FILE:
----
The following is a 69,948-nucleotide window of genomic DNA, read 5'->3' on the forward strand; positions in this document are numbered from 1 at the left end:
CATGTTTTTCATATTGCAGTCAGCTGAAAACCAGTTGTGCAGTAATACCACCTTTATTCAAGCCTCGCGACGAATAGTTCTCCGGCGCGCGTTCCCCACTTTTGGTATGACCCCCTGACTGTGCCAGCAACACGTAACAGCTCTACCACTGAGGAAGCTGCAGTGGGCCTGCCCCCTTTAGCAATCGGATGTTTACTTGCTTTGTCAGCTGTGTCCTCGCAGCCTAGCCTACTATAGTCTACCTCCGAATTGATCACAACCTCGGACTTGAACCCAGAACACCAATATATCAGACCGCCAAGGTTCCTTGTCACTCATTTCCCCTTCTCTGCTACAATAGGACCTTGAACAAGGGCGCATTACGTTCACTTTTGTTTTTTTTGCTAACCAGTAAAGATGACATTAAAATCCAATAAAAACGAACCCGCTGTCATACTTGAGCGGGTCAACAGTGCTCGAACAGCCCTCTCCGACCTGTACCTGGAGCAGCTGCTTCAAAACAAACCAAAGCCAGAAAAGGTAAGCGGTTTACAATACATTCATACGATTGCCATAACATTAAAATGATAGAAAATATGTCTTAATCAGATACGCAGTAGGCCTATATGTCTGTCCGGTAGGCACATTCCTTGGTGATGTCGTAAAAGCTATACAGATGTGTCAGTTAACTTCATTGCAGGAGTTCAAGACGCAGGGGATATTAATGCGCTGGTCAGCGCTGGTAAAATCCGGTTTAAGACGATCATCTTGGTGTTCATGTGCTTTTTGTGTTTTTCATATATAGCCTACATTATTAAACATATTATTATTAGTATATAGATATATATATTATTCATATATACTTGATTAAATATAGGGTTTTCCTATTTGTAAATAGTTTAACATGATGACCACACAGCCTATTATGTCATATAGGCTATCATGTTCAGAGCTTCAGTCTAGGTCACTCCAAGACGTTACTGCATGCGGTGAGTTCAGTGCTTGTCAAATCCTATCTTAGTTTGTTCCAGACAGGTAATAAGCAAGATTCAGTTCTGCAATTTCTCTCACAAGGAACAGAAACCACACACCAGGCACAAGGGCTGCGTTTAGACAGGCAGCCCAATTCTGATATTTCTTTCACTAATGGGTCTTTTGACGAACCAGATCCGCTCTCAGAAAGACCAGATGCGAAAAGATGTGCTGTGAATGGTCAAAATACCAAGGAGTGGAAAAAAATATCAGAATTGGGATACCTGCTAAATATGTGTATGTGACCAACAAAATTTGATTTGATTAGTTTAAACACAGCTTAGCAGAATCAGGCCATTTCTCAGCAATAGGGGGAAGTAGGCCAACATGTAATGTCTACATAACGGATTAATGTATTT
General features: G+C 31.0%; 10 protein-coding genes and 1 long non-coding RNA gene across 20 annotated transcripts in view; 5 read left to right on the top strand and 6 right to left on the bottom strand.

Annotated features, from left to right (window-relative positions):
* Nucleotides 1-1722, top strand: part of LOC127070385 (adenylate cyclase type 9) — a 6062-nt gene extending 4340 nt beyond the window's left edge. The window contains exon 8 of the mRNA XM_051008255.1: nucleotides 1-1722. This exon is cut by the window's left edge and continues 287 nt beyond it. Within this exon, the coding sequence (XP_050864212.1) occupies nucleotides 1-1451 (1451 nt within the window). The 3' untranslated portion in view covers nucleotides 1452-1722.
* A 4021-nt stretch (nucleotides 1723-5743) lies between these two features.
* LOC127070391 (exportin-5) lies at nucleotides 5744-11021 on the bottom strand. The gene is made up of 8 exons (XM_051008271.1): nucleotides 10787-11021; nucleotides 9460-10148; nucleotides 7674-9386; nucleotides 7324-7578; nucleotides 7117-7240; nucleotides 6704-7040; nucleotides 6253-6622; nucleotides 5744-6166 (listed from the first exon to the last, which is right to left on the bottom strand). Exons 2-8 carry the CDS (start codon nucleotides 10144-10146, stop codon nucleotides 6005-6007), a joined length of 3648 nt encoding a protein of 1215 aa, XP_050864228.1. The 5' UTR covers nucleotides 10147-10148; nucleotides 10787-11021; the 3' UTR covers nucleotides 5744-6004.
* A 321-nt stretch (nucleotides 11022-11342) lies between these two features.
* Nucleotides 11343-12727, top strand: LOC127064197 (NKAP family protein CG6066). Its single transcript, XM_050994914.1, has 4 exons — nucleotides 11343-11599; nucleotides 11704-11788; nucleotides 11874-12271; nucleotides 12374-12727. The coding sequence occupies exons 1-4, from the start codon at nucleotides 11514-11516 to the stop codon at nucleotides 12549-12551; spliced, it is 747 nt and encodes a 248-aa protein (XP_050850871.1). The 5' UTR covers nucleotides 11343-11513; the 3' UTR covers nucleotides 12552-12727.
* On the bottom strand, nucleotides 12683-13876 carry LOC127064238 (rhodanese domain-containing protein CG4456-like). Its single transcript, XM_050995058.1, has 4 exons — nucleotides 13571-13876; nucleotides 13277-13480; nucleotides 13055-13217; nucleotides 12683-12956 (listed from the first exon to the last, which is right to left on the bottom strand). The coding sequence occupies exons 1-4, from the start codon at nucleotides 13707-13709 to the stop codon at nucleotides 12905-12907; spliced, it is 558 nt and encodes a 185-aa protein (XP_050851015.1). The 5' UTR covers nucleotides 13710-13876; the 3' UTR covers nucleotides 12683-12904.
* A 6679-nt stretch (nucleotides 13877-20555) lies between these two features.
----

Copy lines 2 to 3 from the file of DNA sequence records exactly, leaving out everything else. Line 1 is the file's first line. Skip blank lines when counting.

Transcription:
CATGTTTTTCATATTGCAGTCAGCTGAAAACCAGTTGTGCAGTAATACCACCTTTATTCAAGCCTCGCGACGAATAGTTCTCCGGCGCGCGTTCCCCACTTTTGGTATGACCCCCTGACTGTGCCAGCAACACGTAACAGCTCTACCACTGAGGAAGCTGCAGTGGGCCTGCCCCCTTTAGCAATCGGATGTTTACTTGCTTTGTCAGCTGTGTCCTCGCAGCCTAGCCTACTATAGTCTACCTCCGAATTGATCACAACCTCGGACTTGAACCCAGAACACCAATATATCAGACCGCCAAGGTTCCTTGTCACTCATTTCCCCTTCTCTGCTACAATAGGACCTTGAACAAGGGCGCATTACGTTCACTTTTGTTTTTTTTGCTAACCAGTAAAGATGACATTAAAATCCAATAAAAACGAACCCGCTGTCATACTTGAGCGGGTCAACAGTGCTCGAACAGCCCTCTCCGACCTGTACCTGGAGCAGCTGCTTCAAAACAAACCAAAGCCAGAAAAGGTAAGCGGTTTACAATACATTCATACGATTGCCATAACATTAAAATGATAGAAAATATGTCTTAATCAGATACGCAGTAGGCCTATATGTCTGTCCGGTAGGCACATTCCTTGGTGATGTCGTAAAAGCTATACAGATGTGTCAGTTAACTTCATTGCAGGAGTTCAAGACGCAGGGGATATTAATGCGCTGGTCAGCGCTGGTAAAATCCGGTTTAAGACGATCATCTTGGTGTTCATGTGCTTTTTGTGTTTTTCATATATAGCCTACATTATTAAACATATTATTATTAGTATATAGATATATATATTATTCATATATACTTGATTAAATATAGGGTTTTCCTATTTGTAAATAGTTTAACATGATGACCACACAGCCTATTATGTCATATAGGCTATCATGTTCAGAGCTTCAGTCTAGGTCACTCCAAGACGTTACTGCATGCGGTGAGTTCAGTGCTTGTCAAATCCTATCTTAGTTTGTTCCAGACAGGTAATAAGCAAGATTCAGTTCTGCAATTTCTCTCACAAGGAACAGAAACCACACACCAGGCACAAGGGCTGCGTTTAGACAGGCAGCCCAATTCTGATATTTCTTTCACTAATGGGTCTTTTGACGAACCAGATCCGCTCTCAGAAAGACCAGATGCGAAAAGATGTGCTGTGAATGGTCAAAATACCAAGGAGTGGAAAAAAATATCAGAATTGGGATACCTGCTAAATATGTGTATGTGACCAACAAAATTTGATTTGATTAGTTTAAACACAGCTTAGCAGAATCAGGCCATTTCTCAGCAATAGGGGGAAGTAGGCCAACATGTAATGTCTACATAACGGATTAATGTATTT
General features: G+C 31.0%; 10 protein-coding genes and 1 long non-coding RNA gene across 20 annotated transcripts in view; 5 read left to right on the top strand and 6 right to left on the bottom strand.